Though AI is a shiny new penny, other “objective” hiring methods are equally awful. The pendulum that swung toward emotional intelligence in the late 90s and 2000s has been swinging back to the traditionally measured intelligence in recent years. Thus, employers have begun giving IQ tests or cognitive ability tests. I was given one, in fact, which resulted in sweaty palms for at least three weeks afterward, which apparently makes me part of a growing trend. According to this article, almost 6,000 customers (a.k.a. employers) purchased IQ tests last year. (Not for nothing, but the authors of every single report mentioned in this article that advocate for the use of IQ tests are all men and almost universally white. This is important because many believe that IQ tests are biased against women and people of color.)

Beyond these controversial tests, there are the insane “assignments” that have become disproportionately burdensome. It is understandable to ask a job seeker who is an editor or coder to complete some sort of test or assignment to gauge their skill as it applies to a specific field or organization. However, if a candidate is asked to create an entire marketing plan for an organization, for instance, that isn’t a test — it’s free consulting, and a gross exploitation of labor.

Even then, if it were some sort of last-step shibboleth it would be palatable, but many jobs ask first-round candidates to complete time consuming tasks as part of the weeding-out process, something that used to happen by reading resumes, clips or looking through past projects. For whatever reason, companies who have opted for this route decided that the easiest way to hire is to increase both their workload and ours. The result is that job-hunting is a long, arduous process that has unproven results. At least the robots are fast.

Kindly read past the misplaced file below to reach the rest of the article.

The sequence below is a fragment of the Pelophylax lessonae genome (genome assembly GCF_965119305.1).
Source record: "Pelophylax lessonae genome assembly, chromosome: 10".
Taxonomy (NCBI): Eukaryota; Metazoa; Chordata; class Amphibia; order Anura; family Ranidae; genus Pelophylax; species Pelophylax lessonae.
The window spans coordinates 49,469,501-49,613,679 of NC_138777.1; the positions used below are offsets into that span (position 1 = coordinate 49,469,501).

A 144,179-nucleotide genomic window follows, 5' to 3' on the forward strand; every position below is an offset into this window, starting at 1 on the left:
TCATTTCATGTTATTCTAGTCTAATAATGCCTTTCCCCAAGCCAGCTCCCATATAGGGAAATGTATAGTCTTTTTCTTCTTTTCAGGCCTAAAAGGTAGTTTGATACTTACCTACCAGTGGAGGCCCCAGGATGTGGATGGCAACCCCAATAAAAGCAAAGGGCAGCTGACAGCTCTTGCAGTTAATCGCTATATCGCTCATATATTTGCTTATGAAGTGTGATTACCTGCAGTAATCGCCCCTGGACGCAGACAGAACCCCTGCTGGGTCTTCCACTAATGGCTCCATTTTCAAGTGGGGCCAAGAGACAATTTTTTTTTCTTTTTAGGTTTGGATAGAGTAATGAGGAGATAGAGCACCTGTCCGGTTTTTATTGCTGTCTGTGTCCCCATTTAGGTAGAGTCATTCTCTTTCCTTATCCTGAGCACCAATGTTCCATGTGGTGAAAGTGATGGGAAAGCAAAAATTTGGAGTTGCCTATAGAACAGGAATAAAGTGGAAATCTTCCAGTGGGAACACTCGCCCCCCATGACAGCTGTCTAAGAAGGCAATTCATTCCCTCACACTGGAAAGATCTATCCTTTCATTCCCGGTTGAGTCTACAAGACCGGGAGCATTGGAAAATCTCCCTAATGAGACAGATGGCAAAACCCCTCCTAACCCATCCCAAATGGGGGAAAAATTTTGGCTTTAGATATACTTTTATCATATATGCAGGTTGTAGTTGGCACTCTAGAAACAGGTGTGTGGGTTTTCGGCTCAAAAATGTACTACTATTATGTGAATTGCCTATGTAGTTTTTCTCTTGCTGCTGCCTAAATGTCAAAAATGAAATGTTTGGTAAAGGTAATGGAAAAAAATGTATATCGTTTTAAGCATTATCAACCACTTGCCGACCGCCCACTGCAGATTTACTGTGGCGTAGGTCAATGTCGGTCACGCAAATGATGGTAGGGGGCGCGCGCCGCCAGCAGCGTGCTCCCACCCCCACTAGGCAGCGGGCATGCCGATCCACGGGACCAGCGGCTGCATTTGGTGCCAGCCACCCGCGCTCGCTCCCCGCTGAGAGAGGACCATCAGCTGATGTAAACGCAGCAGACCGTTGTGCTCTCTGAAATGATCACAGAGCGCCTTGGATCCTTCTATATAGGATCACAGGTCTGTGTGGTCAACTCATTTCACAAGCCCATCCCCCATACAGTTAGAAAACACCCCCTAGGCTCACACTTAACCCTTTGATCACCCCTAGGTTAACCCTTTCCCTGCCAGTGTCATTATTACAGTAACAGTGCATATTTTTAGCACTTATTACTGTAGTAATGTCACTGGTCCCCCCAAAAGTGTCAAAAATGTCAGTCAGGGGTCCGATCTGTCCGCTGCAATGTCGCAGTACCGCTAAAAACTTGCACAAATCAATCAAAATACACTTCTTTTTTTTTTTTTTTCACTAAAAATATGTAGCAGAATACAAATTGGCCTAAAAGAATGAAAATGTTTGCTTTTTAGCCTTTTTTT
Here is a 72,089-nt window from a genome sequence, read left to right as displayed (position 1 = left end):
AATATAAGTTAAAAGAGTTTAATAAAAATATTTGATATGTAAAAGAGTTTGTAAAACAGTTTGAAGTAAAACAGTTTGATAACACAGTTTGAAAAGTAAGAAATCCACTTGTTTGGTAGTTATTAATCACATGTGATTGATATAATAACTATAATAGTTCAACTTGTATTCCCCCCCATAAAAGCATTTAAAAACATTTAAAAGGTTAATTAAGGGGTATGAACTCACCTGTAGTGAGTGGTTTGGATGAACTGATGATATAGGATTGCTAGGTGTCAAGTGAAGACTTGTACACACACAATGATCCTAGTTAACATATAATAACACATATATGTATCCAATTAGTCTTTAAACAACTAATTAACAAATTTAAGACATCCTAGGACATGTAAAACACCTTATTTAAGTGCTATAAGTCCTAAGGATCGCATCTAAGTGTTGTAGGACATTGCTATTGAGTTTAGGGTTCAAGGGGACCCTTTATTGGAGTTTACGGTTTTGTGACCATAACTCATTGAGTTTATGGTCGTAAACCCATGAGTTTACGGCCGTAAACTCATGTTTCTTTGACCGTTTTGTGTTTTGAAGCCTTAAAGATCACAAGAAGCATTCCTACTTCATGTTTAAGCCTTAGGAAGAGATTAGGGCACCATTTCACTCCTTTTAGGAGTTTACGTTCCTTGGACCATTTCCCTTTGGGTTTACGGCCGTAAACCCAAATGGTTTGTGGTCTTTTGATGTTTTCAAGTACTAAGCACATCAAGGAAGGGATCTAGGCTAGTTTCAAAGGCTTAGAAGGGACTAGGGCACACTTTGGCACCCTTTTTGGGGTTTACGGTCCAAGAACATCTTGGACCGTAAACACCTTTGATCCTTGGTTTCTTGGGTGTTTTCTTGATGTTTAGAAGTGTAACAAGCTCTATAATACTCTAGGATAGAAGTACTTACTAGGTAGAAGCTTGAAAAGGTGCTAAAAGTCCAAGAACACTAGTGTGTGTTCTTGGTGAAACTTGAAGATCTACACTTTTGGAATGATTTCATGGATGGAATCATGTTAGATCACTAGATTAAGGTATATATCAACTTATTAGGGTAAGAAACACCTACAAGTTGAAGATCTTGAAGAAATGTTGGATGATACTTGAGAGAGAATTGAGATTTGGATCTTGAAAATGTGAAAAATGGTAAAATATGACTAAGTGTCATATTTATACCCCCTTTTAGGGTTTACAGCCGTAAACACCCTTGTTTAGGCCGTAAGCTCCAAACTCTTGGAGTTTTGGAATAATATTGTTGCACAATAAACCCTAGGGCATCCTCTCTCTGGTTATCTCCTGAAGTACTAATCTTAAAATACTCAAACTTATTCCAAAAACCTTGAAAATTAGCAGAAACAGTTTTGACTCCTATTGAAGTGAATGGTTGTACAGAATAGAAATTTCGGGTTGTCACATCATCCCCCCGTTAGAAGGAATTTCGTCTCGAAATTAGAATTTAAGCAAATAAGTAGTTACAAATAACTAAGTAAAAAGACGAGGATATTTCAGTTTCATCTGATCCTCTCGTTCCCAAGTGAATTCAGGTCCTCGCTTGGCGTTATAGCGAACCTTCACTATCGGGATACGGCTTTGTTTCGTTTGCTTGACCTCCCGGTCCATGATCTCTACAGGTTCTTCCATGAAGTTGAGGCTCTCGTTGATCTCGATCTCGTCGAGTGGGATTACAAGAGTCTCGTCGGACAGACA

Maybe all of this would be worth it if it lead to better hiring outcomes. But I doubt it will. As this article aptly points out, there isn’t any one predictor, or even sum of factors, that can accurately forecast a potential employee’s success. Just as scouts fail to pick star sporting game players with reasonable frequency, determining the future doesn’t really work. The author writes, “Hiring is hard for the same reason that dating is hard: Both sides are in the dark.”

Ah yes, we’re in the dark too, aren’t we? Employers enter into the interview process believing — probably erroneously — that they understand who they are looking for and for what reason; and that they have an accurate understanding of their own culture. Employers say they value creativity, but they will never ever go with the outside-the-box idea. They say they believe in work/life balance, but every unwritten rule would indicate the opposite. They say they want teamwork, but reward bullies. They say they are high-functioning, but every rank-and-file employee feels like every high-level decision is made extemporaneously while under the influence of ayahuasca.

In addition to employers finding out candidates’ strengths and abilities, perhaps they should spend the time, money and robot-judging to find out what makes them tick as an organization and working backwards from there. If they don’t know thy damn selves, they are an equal part of the broken hiring equation.

Ultimately, though, that seems unlikely. Employers can’t be honestly introspective anymore than a snail on the sidewalk — it’s just not part of their DNA. And potential employees will always find ways to game the system, even if it is much more laborious than generations of yore, because we all need a paycheck and will find a way to make it happen. And that, my friends, is why hiring will always be a Black Mirror hellscape — it’s based on artifice, intrigue, a lack of self awareness and mistrust on all sides, which will never yield true results for any of us. But damn it if they won’t try to put more on job seekers’ backs to prove otherwise.